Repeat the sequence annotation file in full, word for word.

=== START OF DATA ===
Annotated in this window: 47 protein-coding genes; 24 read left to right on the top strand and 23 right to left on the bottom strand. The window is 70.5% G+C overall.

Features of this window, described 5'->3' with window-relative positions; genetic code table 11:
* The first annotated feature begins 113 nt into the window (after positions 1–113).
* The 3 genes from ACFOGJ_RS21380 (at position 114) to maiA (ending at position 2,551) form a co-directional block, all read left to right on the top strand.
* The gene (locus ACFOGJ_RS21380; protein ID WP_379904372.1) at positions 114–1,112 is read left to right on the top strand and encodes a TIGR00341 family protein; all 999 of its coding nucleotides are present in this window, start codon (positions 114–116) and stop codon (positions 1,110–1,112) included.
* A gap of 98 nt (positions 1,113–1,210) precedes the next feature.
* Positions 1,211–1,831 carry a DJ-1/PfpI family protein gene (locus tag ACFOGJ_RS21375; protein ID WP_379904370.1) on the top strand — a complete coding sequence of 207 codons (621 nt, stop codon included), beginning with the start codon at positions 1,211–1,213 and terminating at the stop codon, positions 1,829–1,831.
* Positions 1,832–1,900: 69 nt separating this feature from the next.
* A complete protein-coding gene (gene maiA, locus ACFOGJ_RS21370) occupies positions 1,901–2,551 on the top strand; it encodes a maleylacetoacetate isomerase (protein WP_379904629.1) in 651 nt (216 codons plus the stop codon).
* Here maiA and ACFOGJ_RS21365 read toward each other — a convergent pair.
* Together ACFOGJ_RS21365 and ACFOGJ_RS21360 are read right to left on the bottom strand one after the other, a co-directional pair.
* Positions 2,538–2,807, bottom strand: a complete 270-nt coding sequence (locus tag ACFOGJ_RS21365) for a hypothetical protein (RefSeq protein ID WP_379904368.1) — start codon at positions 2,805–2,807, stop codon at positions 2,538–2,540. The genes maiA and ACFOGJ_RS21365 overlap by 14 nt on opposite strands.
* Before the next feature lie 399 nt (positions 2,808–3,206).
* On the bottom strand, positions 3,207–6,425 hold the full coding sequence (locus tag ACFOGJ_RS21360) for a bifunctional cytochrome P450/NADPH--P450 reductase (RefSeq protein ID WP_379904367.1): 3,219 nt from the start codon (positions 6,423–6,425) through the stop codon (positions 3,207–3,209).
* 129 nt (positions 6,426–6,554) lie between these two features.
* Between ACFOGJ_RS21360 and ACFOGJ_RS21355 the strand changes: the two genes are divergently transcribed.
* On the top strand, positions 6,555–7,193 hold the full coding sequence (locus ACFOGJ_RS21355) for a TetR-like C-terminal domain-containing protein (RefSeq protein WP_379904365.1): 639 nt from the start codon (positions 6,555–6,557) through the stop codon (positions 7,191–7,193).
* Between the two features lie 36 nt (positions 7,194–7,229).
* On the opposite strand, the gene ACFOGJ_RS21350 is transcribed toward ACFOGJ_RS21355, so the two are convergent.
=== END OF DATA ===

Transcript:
Annotated in this window: 47 protein-coding genes; 24 read left to right on the top strand and 23 right to left on the bottom strand. The window is 70.5% G+C overall.

Features of this window, described 5'->3' with window-relative positions; genetic code table 11:
* The first annotated feature begins 113 nt into the window (after positions 1–113).
* The 3 genes from ACFOGJ_RS21380 (at position 114) to maiA (ending at position 2,551) form a co-directional block, all read left to right on the top strand.
* The gene (locus ACFOGJ_RS21380; protein ID WP_379904372.1) at positions 114–1,112 is read left to right on the top strand and encodes a TIGR00341 family protein; all 999 of its coding nucleotides are present in this window, start codon (positions 114–116) and stop codon (positions 1,110–1,112) included.
* A gap of 98 nt (positions 1,113–1,210) precedes the next feature.
* Positions 1,211–1,831 carry a DJ-1/PfpI family protein gene (locus tag ACFOGJ_RS21375; protein ID WP_379904370.1) on the top strand — a complete coding sequence of 207 codons (621 nt, stop codon included), beginning with the start codon at positions 1,211–1,213 and terminating at the stop codon, positions 1,829–1,831.
* Positions 1,832–1,900: 69 nt separating this feature from the next.
* A complete protein-coding gene (gene maiA, locus ACFOGJ_RS21370) occupies positions 1,901–2,551 on the top strand; it encodes a maleylacetoacetate isomerase (protein WP_379904629.1) in 651 nt (216 codons plus the stop codon).
* Here maiA and ACFOGJ_RS21365 read toward each other — a convergent pair.
* Together ACFOGJ_RS21365 and ACFOGJ_RS21360 are read right to left on the bottom strand one after the other, a co-directional pair.
* Positions 2,538–2,807, bottom strand: a complete 270-nt coding sequence (locus tag ACFOGJ_RS21365) for a hypothetical protein (RefSeq protein ID WP_379904368.1) — start codon at positions 2,805–2,807, stop codon at positions 2,538–2,540. The genes maiA and ACFOGJ_RS21365 overlap by 14 nt on opposite strands.
* Before the next feature lie 399 nt (positions 2,808–3,206).
* On the bottom strand, positions 3,207–6,425 hold the full coding sequence (locus tag ACFOGJ_RS21360) for a bifunctional cytochrome P450/NADPH--P450 reductase (RefSeq protein ID WP_379904367.1): 3,219 nt from the start codon (positions 6,423–6,425) through the stop codon (positions 3,207–3,209).
* 129 nt (positions 6,426–6,554) lie between these two features.
* Between ACFOGJ_RS21360 and ACFOGJ_RS21355 the strand changes: the two genes are divergently transcribed.
* On the top strand, positions 6,555–7,193 hold the full coding sequence (locus ACFOGJ_RS21355) for a TetR-like C-terminal domain-containing protein (RefSeq protein WP_379904365.1): 639 nt from the start codon (positions 6,555–6,557) through the stop codon (positions 7,191–7,193).
* Between the two features lie 36 nt (positions 7,194–7,229).
* On the opposite strand, the gene ACFOGJ_RS21350 is transcribed toward ACFOGJ_RS21355, so the two are convergent.